“These farms are often open, rustic, with access to bats which are abundant in the region,” he said. A spillover could have occurred at one of the farms and an infected human could have infected others at the Wuhan market.
There is also the question of where the virus evolved its ability to easily pass from human to human. That could have happened in animals, Dr. Andersen said, meaning it would have sprung forth ready to cause a pandemic. Or it could have circulated in humans in a less efficient form, from the virus’s point of view. Then it evolved its pandemic equipment in humans.
In any case, Dr. Andersen said, although the current pandemic is the war we are now fighting, there is no question that another one could come. This one was no surprise, he pointed out. He said, “We hear that nobody could have predicted a pandemic,” he paused, “except for everyone who works in infectious diseases.”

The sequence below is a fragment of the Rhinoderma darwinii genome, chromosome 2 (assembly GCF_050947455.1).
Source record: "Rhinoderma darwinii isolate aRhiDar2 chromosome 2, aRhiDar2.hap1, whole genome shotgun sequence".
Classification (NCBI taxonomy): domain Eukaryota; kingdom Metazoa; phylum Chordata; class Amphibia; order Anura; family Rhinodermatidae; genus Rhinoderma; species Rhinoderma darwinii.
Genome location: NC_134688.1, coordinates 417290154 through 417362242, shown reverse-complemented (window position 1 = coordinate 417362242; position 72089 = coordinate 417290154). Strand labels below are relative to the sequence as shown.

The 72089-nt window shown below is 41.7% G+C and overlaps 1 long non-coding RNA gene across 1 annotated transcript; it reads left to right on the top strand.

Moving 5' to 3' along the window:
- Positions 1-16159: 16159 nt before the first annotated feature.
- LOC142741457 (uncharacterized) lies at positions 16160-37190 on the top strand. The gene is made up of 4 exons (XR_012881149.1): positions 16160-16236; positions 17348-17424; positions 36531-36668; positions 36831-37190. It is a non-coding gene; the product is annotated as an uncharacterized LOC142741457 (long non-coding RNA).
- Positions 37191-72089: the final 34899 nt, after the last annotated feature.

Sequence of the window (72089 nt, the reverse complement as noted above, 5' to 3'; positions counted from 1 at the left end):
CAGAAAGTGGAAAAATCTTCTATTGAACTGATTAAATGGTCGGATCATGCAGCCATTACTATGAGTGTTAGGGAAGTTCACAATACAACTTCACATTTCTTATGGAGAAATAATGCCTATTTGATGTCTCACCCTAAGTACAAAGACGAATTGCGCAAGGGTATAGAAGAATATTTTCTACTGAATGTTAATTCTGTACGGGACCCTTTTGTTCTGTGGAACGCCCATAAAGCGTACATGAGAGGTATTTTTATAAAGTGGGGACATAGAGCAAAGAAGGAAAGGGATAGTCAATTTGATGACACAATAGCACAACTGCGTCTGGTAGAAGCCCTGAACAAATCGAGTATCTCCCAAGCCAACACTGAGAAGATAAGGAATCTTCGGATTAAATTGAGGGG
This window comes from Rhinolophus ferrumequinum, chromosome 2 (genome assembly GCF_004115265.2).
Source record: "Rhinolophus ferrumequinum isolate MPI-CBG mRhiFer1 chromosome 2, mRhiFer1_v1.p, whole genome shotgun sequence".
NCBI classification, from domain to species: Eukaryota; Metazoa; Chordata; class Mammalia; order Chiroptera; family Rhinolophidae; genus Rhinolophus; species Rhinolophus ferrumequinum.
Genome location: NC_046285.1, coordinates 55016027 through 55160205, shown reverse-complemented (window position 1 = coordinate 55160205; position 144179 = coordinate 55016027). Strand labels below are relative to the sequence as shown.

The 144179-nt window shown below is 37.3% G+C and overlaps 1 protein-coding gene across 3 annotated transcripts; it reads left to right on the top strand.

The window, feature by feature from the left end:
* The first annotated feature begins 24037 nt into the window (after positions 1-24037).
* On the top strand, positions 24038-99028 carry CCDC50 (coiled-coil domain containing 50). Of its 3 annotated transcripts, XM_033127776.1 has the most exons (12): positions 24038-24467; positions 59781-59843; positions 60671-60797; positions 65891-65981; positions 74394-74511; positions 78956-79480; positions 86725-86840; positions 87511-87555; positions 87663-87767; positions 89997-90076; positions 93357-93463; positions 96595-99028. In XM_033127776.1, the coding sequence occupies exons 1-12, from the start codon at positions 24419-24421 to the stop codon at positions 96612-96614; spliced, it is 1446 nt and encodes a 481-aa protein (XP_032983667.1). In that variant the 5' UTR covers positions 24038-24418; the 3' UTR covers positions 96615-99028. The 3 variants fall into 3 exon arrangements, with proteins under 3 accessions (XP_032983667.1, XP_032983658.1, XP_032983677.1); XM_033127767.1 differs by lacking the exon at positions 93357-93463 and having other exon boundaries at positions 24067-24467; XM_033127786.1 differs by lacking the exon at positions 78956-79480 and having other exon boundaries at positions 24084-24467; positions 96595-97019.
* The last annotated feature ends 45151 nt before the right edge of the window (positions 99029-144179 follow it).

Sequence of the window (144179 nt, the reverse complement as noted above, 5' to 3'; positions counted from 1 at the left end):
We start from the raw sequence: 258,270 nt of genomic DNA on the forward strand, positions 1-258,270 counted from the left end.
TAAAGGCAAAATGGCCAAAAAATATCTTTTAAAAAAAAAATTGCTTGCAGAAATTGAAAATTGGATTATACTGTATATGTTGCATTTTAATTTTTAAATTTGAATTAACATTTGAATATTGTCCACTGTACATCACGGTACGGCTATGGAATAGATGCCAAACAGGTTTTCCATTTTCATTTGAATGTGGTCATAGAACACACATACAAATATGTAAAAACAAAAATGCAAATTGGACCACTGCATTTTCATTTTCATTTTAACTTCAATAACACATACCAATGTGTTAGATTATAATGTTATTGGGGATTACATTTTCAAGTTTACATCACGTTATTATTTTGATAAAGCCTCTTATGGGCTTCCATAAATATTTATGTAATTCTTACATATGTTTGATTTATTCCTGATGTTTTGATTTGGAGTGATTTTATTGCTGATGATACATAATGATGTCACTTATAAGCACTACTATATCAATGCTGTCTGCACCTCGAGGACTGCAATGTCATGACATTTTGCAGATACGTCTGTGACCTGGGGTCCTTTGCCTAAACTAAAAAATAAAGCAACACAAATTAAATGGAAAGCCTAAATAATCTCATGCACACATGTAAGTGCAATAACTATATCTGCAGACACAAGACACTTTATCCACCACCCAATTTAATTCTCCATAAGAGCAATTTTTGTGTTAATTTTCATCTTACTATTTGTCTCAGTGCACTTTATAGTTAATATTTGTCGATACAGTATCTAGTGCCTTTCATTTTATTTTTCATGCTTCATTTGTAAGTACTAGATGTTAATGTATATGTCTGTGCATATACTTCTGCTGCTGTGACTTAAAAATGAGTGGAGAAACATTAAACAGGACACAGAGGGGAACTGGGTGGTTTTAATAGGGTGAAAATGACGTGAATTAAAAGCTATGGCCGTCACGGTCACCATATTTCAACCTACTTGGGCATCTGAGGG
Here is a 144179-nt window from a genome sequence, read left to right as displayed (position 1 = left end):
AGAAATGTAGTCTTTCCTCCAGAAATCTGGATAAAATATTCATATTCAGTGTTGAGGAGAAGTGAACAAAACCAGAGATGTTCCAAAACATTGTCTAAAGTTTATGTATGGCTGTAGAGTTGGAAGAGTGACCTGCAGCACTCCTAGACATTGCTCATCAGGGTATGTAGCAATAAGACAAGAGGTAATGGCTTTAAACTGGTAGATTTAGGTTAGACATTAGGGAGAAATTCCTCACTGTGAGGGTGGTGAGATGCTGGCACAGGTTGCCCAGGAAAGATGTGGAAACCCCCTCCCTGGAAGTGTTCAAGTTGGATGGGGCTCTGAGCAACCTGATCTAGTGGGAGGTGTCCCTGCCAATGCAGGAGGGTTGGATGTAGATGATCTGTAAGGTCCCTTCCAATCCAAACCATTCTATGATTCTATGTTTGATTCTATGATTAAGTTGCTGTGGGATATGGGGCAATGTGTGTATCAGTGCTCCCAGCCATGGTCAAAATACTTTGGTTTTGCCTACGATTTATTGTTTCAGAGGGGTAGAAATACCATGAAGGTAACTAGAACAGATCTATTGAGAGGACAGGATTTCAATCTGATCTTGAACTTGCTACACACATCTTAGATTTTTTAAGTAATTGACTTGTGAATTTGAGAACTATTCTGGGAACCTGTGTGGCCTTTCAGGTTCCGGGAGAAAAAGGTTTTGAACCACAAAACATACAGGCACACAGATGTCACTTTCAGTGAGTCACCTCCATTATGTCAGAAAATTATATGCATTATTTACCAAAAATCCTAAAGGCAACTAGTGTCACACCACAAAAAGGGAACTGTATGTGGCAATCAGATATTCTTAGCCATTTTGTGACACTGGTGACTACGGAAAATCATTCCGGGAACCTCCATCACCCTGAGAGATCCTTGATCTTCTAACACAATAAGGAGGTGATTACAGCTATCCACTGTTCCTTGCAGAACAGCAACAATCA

He admitted, however, that before the current pandemic, his main concern was not the coronavirus family. “If I had to make a guess before,” he said, “I would have said flu.”
The best defenses for the future, Dr. Andersen said, would be broadly effective vaccines, like a universal flu vaccine and a vaccine against SARS-like coronaviruses.
Surveillance of animal sources and reaching an understanding of how viruses evolve is essential, but, he said, would not prevent the next pandemic.
As to finding the animal that was the intermediate host, it may happen. But without viral genetic material from the very first human cases or from animals with highly similar viruses, including animals that might have been present at the Wuhan seafood market, that search is very difficult.